First para­graphs of the article, that can be read online:

Ibn Tufayl, a 12th-century Andalusian, fash­ioned the feral child in phi­losophy. His story Hayy ibn Yaqzan is the tale of a child raised by a doe on an unnamed Indian Ocean island. Hayy ibn Yaqzan (lit­erally ‘Living Son of Awak­eness’) reaches a state of perfect, ecstatic under­standing of the world. A med­i­tation on the pos­si­bil­ities (and pit­falls) of the quest for the good life, Hayy offers not one, but two ‘utopias’: a eutopia (εὖ ‘good’, τόπος‘place’) of the mind in perfect iso­lation, and an ethical com­munity under the rule of law. Each has a version of human hap­piness. Ibn Tufayl pits them against each other, but each unfolds ‘no where’ (οὐ ‘not’, τόπος ‘place’) in the world.

Ibn Tufayl begins with a vision of humanity iso­lated from society and pol­itics. (Modern European political the­o­rists who employed this lit­erary device called it ‘the state of nature’.) He intro­duces Hayy by spec­u­lating about his origin. Whether Hayy was placed in a basket by his mother to sail through the waters of life (like Moses) or born by spon­ta­neous gen­er­ation on the island is irrel­evant, Ibn Tufayl says. His divine station remains the same, as does much of his life, spent in the company only of animals. Later philoso­phers held that society ele­vates humanity from its natural animal state to an advanced, civilised one. Ibn Tufayl took a dif­ferent view. He main­tained that humans can be per­fected only outside society, through a progress of the soul, not the species.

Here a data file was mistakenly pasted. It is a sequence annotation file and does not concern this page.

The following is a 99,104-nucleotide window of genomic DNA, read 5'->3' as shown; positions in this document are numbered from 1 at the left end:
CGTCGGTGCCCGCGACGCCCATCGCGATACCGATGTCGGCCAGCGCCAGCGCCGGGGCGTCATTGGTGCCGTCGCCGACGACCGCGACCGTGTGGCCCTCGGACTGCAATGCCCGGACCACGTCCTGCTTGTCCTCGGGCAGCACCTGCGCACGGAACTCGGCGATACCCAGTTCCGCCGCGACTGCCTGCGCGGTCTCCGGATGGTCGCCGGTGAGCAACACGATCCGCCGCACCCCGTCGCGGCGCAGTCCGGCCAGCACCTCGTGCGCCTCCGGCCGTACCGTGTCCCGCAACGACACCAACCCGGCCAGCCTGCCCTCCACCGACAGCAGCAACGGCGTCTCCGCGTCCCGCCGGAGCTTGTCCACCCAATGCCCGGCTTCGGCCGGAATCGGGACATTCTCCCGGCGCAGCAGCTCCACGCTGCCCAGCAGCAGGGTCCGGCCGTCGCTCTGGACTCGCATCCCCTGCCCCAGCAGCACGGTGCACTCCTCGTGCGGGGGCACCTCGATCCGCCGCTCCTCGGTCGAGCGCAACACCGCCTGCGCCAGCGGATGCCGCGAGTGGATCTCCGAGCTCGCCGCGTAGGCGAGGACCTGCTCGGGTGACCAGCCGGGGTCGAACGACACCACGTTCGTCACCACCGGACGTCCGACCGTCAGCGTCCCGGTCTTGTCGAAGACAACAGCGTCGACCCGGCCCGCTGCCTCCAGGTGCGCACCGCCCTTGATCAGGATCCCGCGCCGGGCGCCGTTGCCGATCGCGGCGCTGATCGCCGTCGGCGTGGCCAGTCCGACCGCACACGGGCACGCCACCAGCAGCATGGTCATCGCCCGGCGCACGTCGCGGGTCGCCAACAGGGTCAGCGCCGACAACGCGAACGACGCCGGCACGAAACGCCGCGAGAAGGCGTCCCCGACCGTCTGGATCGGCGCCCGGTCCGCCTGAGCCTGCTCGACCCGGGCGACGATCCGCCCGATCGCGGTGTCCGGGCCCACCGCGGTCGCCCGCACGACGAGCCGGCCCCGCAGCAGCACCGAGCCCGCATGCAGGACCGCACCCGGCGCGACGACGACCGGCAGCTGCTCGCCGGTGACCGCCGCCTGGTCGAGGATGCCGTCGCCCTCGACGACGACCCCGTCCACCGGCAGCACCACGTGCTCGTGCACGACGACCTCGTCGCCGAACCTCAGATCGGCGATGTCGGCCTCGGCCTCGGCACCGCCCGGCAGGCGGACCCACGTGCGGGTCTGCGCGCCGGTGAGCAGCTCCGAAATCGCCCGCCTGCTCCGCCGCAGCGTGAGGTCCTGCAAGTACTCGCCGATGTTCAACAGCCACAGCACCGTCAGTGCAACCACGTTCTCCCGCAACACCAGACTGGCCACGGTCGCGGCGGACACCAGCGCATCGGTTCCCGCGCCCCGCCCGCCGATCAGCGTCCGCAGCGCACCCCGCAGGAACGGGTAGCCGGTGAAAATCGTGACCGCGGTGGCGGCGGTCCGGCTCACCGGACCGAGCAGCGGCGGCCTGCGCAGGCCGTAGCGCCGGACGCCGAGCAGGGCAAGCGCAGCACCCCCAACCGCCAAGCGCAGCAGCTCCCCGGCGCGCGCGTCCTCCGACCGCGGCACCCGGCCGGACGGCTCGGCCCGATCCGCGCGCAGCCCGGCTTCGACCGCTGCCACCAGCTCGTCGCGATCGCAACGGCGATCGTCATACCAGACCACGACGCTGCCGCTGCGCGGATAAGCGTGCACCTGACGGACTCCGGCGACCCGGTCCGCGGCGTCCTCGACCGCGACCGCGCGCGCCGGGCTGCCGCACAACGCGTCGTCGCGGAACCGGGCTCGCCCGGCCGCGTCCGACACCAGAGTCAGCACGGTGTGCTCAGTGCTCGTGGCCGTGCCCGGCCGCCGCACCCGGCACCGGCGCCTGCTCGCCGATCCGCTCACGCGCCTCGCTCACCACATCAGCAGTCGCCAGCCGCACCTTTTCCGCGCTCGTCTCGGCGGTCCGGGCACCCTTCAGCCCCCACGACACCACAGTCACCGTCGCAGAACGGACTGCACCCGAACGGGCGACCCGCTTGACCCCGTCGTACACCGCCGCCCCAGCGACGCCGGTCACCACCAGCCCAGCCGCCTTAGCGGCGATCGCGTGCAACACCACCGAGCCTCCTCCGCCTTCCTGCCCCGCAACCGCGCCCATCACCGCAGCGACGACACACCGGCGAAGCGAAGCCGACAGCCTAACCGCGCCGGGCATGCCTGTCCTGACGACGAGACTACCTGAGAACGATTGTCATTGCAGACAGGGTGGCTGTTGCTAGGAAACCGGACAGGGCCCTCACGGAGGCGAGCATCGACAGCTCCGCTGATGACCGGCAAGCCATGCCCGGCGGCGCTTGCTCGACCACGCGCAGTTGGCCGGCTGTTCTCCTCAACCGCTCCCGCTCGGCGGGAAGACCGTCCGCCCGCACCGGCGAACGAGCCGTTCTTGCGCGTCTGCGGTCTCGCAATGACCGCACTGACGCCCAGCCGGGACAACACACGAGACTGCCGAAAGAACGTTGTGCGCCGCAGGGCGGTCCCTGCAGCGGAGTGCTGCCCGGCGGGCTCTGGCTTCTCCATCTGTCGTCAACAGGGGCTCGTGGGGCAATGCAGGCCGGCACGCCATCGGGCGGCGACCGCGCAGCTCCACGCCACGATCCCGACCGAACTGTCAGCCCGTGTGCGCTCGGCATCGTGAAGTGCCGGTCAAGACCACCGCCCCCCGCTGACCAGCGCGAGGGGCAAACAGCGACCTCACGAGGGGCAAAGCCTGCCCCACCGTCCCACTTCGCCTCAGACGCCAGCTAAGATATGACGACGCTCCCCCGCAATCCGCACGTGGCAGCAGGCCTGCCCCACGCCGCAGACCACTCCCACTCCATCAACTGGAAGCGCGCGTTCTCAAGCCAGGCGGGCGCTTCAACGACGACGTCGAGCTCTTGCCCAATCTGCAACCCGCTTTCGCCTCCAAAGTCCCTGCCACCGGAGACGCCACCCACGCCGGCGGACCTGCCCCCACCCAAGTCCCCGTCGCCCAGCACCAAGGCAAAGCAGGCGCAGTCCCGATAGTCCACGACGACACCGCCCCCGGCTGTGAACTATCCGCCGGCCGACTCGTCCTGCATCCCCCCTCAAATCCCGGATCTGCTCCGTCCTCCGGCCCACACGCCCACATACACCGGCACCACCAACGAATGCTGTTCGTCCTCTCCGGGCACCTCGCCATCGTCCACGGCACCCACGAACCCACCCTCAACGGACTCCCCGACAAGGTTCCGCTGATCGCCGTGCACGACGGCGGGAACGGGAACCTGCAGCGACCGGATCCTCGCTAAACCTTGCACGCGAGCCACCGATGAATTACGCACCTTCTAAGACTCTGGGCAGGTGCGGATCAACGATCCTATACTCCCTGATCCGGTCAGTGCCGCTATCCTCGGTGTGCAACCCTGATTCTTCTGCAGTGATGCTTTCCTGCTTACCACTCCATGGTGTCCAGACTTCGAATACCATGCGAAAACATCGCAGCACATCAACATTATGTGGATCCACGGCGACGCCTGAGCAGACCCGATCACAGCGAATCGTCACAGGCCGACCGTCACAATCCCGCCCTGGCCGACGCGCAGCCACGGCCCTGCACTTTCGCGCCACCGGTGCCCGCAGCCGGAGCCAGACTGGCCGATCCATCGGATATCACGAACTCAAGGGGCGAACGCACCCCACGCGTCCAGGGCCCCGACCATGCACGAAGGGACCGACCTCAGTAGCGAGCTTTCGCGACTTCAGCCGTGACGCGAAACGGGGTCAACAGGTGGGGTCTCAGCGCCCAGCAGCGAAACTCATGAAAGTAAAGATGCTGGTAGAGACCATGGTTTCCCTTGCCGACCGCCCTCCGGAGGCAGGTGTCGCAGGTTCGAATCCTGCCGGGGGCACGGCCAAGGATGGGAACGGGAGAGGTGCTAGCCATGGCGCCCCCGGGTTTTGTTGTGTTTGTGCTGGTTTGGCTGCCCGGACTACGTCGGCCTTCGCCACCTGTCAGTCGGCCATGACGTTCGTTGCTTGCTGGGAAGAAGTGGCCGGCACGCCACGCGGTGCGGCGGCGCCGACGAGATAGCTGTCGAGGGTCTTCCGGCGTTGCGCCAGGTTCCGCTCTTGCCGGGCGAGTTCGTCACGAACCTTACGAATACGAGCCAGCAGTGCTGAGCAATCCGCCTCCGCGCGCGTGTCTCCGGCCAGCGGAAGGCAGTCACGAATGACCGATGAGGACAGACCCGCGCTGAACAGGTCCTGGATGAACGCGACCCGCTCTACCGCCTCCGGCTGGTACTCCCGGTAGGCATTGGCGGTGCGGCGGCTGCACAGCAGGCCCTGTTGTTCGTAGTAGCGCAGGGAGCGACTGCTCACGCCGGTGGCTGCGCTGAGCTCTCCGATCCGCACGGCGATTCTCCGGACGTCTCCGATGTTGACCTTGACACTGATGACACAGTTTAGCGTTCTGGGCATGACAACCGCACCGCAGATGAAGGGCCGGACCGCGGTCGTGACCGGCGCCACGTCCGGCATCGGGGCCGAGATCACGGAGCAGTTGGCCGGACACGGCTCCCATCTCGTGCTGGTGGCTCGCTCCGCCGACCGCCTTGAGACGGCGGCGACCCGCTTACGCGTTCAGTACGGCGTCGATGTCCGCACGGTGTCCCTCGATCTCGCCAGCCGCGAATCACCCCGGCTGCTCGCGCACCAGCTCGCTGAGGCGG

In con­trast to Thomas Hobbes’s view that ‘man is a wolf to man’, Hayy’s island has no wolves. It proves easy enough for him to fend off other crea­tures by waving sticks at them or donning ter­ri­fying cos­tumes of hides and feathers. For Hobbes, the fear of violent death is the origin of the social con­tract and the apologia for the state; but Hayy’s first encounter with fear of death is when his doe-mother dies. Des­perate to revive her, Hayy dis­sects her heart only to find one of its chambers is empty. The coroner-turned-theologian con­cludes that what he loved in his mother no longer resides in her body. Death therefore was the first lesson of meta­physics, not politics.”